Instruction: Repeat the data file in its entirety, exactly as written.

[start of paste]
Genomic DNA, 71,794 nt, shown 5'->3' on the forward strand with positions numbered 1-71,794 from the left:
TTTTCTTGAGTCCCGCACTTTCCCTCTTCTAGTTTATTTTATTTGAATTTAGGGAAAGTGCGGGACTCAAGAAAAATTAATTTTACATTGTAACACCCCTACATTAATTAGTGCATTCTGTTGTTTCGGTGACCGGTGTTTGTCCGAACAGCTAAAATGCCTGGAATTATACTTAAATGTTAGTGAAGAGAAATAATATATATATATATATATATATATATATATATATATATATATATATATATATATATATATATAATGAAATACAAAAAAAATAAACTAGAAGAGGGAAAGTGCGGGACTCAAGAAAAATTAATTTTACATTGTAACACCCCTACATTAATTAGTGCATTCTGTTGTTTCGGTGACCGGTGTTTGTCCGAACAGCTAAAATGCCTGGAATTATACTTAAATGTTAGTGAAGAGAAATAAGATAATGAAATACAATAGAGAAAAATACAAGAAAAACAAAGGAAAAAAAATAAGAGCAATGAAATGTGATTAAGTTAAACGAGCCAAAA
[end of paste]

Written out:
Genomic DNA, 71,794 nt, shown 5'->3' on the forward strand with positions numbered 1-71,794 from the left:
TTTTCTTGAGTCCCGCACTTTCCCTCTTCTAGTTTATTTTATTTGAATTTAGGGAAAGTGCGGGACTCAAGAAAAATTAATTTTACATTGTAACACCCCTACATTAATTAGTGCATTCTGTTGTTTCGGTGACCGGTGTTTGTCCGAACAGCTAAAATGCCTGGAATTATACTTAAATGTTAGTGAAGAGAAATAATATATATATATATATATATATATATATATATATATATATATATATATATATATATATATATAATGAAATACAAAAAAAATAAACTAGAAGAGGGAAAGTGCGGGACTCAAGAAAAATTAATTTTACATTGTAACACCCCTACATTAATTAGTGCATTCTGTTGTTTCGGTGACCGGTGTTTGTCCGAACAGCTAAAATGCCTGGAATTATACTTAAATGTTAGTGAAGAGAAATAAGATAATGAAATACAATAGAGAAAAATACAAGAAAAACAAAGGAAAAAAAATAAGAGCAATGAAATGTGATTAAGTTAAACGAGCCAAAA